Managing Successful Transitions

By Heather Baldwin

Here’s a humbling statistic: If you transitioned to your role as sales manager this year, you have only a 50% chance of succeeding. Here’s why, says Kevin Temple, president of Ascent Logic, an El Dorado Hills, California-based company specializing in leadership issues ( Every year, says Temple, 25% of the Fortune 500 management will change jobs, meaning approximately 500,000 people will transition into new leadership assignments. Of those, 38% will fail to transition successfully if they are promoted from the inside, and 64% will fail if they come in from a different company. Temple cites the following reasons for failed leadership transitions and offers suggestions for overcoming them.

1. Poor relationships with peers and subordinates. Remedy: Check in with enough people to learn about the culture and get a good picture of the situation. Implement a few small changes that demonstrate success, build credibility and prepare the team for bigger changes, if needed. Identify and reach out to surrounding organizations to develop supportive relationships early.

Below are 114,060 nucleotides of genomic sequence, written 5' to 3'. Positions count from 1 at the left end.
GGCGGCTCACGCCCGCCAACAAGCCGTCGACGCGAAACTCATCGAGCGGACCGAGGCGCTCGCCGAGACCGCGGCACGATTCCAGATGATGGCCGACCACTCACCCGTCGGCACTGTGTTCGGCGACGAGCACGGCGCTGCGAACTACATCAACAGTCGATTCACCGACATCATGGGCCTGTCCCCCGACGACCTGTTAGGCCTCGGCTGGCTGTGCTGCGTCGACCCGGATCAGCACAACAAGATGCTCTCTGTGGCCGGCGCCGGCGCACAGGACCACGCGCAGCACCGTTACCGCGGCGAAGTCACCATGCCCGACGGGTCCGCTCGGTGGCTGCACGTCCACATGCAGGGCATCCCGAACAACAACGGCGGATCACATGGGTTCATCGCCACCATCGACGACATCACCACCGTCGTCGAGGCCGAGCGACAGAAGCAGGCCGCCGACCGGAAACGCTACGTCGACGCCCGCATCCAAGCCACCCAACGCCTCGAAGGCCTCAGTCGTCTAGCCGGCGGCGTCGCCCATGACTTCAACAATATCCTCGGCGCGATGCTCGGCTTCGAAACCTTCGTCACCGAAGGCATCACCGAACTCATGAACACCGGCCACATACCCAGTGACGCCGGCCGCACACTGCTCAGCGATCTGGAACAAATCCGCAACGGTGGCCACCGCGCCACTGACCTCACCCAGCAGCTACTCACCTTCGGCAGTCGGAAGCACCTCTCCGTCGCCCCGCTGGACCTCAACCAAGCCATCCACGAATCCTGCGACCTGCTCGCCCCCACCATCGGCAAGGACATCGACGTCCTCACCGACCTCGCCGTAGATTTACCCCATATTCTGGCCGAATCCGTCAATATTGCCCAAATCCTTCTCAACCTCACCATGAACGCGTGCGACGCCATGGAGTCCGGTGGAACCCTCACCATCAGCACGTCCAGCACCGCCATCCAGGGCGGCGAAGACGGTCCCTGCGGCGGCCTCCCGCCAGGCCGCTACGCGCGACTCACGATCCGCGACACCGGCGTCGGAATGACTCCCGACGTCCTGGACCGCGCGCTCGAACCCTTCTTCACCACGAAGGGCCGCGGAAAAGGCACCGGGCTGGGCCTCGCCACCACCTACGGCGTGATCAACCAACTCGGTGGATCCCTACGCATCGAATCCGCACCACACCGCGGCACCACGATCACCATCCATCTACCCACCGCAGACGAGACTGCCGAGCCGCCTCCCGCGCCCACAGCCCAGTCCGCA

2. Uncertainty about what the boss expects. Remedy: Develop a rapport with the boss and plan regular reality checks to ensure your efforts are targeted to meeting his or her expectations.

3. Poor political skills, which Temple defines as the inability of the leader to effectively understand the political structure of the new environment and effectively leverage that structure to support his or her initiatives. Remedy: Work on skills that enable you to map out the political structure of your company to understand who can make things happen and give you the resources you need to get a sale completed. Uncover opposing coalitions and neutralize them with some straightforward conflict resolution skills.

4. Failure to reach required objectives. Remedy: Simply solving the first three problems often allows new managers to reach required objectives. When new sales managers build good relationships with their team, know exactly what the boss expects and understand who has the power to help them get things accomplished, they will achieve their most important objectives.

5. Inability to adapt to a new situation, such as a change in market conditions that requires new selling strategies. Remedy: Understand where your business is in what Temple calls the growth, recovery and crisis (GRC) business cycle, and follow a plan to systematically uncover information about the group’s political structure, culture, history and performance. “While this won’t ensure your ability to adapt, it will help you recognize the differences between your experience and orientation and the group’s situation and orientation,” says Temple.

6. Overconfidence in one’s leadership transition abilities. This problem often is apparent in experienced leaders. Remedy: Use a common transition framework that can be coached and inspected for a company’s return on investment. The purpose of this framework is to provide a guide for the transitioning leader and an inspection template for the leader’s boss.